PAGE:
Lots of dogs waiting in line with their owners at Blast Softserve. Minnesota Prairie Roots file photo April 2014.

 

I also prefer homegrown ice cream shops with creative names for both business and offerings to chain anything. Ditto for restaurants. I want to experience a sense of place by dining at original, hometown eateries.

 

One of my favorite area bakeries, Franke’s Bakery in Montgomery. Minnesota Prairie Roots file photo 2013.

 

I like small town bakeries, too. And craft breweries.

 

Long lines formed to the two serving windows at Blast Softserve, 206 West Rose St., Owatonna. Minnesota Prairie Roots file photo April 2014.

 

None of this should come as a surprise if you’ve been reading my blog for awhile. I delight in exploring small towns, discovering that which defines the character of a community and makes it memorable. It could be a sign, architecture, a person, an event… Or a sweet little ice cream shop.

 

Serving up a cone at The Whippy Dip in Decorah, Iowa. Minnesota Prairie Roots file photo July 2013.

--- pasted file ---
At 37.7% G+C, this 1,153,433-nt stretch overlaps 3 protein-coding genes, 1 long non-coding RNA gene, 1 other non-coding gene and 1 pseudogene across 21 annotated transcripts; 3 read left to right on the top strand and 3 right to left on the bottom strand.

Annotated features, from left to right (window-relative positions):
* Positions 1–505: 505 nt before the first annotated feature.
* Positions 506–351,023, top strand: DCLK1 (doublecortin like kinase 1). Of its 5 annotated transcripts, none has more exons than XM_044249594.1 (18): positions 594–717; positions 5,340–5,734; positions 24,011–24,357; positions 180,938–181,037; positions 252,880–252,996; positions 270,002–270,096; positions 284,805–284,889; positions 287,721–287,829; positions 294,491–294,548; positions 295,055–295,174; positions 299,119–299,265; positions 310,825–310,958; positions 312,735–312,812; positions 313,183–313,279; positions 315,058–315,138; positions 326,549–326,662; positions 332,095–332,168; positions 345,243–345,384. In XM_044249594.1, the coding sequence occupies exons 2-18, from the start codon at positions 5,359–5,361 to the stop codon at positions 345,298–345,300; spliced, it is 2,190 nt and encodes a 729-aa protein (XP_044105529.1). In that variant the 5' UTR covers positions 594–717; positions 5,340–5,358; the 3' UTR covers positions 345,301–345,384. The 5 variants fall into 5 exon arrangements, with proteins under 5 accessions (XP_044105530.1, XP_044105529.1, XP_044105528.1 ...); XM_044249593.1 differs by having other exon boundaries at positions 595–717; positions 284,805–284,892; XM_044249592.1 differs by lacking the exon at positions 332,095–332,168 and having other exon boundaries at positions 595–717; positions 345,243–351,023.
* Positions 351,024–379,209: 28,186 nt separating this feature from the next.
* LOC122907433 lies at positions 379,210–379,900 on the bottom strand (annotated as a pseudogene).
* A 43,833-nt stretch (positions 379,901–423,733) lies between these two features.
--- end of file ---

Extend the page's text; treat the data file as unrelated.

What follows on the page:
TELL ME: What’s your favorite homegrown ice cream shop?

© Copyright 2018 Audrey Kletscher Helbling

 

Celebrating my daughter on her birthday November 16, 2018

Filed under: Uncategorized — Audrey Kletscher Helbling @ 5:00 AM
Tags: , , , ,

Miranda. Minnesota Prairie Roots file photo 2016.

LOVE HOLDS MEMORIES. So many. And today I remember my second daughter, celebrating her birthday 265 miles distant in south central Wisconsin. I wish I could be with her, embracing her and telling her how much, how deeply, I love her.

But time passes and kids grow up and become adults and move on and celebrate birthdays without us. That is the reality of life. I wonder sometimes why some kids choose to stay in the place of their roots and some choose to leave. Mine left, although one daughter lives only an hour away, for which I am thankful.

Today, on Miranda’s birthday, I remember her entry into the world—on her timeline, not mine. She awakened me in the early morning hours of November 16, days before her scheduled delivery by C-section. She sent Randy and me scrambling to find someone to watch her 21-month-old sister so I could get to the hospital. I shall be forever grateful to my neighbor Cheri.

This launch into life set the tone for Miranda. She is her own person, not one who feels the need to follow the crowd. She has stood strong among bullies and strong through treatment for scoliosis and strong under administration fire as a co-editor of her high school newspaper many years ago. She stood strong through a mugging in Argentina. She stood strong while volunteering with Hurricane Katrina clean-up.